Harrison Ford's Plane Crash Expert says "he did what an excellent aviator would do"

An Aviation Consulting Expert and friend to the actor, Rick Dake says, that given the reported circumstances, "Everything he [Ford] did was perfect."

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Aviation Consulting Expert and friend to the actor, Rick Dake says, that given the reported circumstances, "Everything he did was perfect." play

Aviation Consulting Expert and friend to the actor, Rick Dake says, that given the reported circumstances, "Everything he did was perfect."

(Fame Flynet)
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Harrison Ford

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Harrison Ford's shocking plane crash into a golf course on Thursday, March 5 will be investigated, reports People Magazine.

An Aviation Consulting Expert and friend to the actor, Rick Dake says, that given the reported circumstances, "Everything he did was perfect."

Dake tells People, Ford is "respected in the aviation ranks," and he's known for collecting vintage aircraft and keeping them maintained "immaculately.”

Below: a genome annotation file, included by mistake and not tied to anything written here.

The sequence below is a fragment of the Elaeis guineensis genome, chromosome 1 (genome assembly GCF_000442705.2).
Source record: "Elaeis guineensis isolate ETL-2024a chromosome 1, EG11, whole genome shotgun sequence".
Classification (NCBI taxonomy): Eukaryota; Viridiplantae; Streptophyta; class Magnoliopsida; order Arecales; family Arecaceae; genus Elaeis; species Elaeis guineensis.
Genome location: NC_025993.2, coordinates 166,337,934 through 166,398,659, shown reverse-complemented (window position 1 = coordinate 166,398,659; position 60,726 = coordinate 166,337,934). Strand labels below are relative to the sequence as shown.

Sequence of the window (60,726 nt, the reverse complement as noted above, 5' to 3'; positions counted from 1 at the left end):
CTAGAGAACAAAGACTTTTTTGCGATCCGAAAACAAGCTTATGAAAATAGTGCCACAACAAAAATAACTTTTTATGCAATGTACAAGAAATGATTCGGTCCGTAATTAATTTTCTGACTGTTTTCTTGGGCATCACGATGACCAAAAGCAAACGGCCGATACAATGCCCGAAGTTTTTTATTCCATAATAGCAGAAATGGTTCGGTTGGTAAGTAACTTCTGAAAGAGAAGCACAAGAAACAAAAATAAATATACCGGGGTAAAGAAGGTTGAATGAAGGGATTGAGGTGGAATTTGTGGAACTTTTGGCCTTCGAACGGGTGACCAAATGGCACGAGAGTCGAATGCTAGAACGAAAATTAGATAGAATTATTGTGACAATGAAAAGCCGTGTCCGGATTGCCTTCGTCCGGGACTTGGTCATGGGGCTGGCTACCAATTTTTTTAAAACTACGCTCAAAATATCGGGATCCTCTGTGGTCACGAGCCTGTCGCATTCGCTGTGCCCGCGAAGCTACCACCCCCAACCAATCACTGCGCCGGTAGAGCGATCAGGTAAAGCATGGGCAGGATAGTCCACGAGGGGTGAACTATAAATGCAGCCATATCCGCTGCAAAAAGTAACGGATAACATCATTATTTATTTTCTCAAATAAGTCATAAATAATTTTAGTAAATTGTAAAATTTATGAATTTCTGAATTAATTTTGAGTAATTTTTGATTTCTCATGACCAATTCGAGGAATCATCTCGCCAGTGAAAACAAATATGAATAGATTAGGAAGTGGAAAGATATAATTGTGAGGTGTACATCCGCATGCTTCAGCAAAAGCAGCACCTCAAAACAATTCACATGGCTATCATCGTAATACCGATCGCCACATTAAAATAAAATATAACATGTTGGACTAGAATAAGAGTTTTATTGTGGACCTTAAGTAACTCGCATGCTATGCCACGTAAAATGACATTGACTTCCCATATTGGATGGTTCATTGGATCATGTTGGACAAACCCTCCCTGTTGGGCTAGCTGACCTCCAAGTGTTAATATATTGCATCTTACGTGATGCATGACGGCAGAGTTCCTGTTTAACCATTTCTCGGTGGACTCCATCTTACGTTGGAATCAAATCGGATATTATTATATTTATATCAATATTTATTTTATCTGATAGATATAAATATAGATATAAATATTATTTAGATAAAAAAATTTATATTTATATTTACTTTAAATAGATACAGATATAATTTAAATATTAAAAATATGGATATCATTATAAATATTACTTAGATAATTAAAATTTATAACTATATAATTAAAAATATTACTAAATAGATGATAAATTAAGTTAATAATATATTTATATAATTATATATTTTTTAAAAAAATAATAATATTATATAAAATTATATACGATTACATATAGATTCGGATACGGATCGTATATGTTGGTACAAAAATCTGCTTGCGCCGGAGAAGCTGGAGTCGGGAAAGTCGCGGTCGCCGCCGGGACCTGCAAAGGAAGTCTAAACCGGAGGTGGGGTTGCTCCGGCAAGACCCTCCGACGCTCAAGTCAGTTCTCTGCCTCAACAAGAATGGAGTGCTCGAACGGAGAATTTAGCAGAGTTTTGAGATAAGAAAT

Dake insists that the actor had no other choice but to land on that golf course in order to avoid destroying houses and perhaps lives.

"He was able to keep that plane away from the houses and land it with the least impact on the community. That was the best place he could have landed it. He was 100 percent doing exactly what an excellent aviator would do."

Explaining the plane Ford chose to fly that day, Dake told the mag, "The aircraft Ford was flying, a Ryan PT-22 Recruit (the model was originally used for pilot training), is "not a forgiving airplane," he says.

"A lot of new pilots in the war crashed that airplane. When it's slow, like the engine has stopped, it would want to flip over on its back. That alone is testament to the great ability Harrison Ford had. He made a 180-degree turn with the engine seizing up on him. He almost made it to the runway."

In a press conference, the National Transportation Safety Board investigator Patrick Jones told pressmen:
"A return to airport depends on what altitude you're at and I don't know what altitude this pilot was at, at the point and time that he chose to do that, so I have no way in knowing if that was a good thing or a bad thing," Jones said.
He also reiterated Ford's skill. "Flying an aircraft, whether it's this aircraft or a helicopter, it all takes experience. This is an experienced pilot."

Both the NTSB and FAA are investigating the crash.

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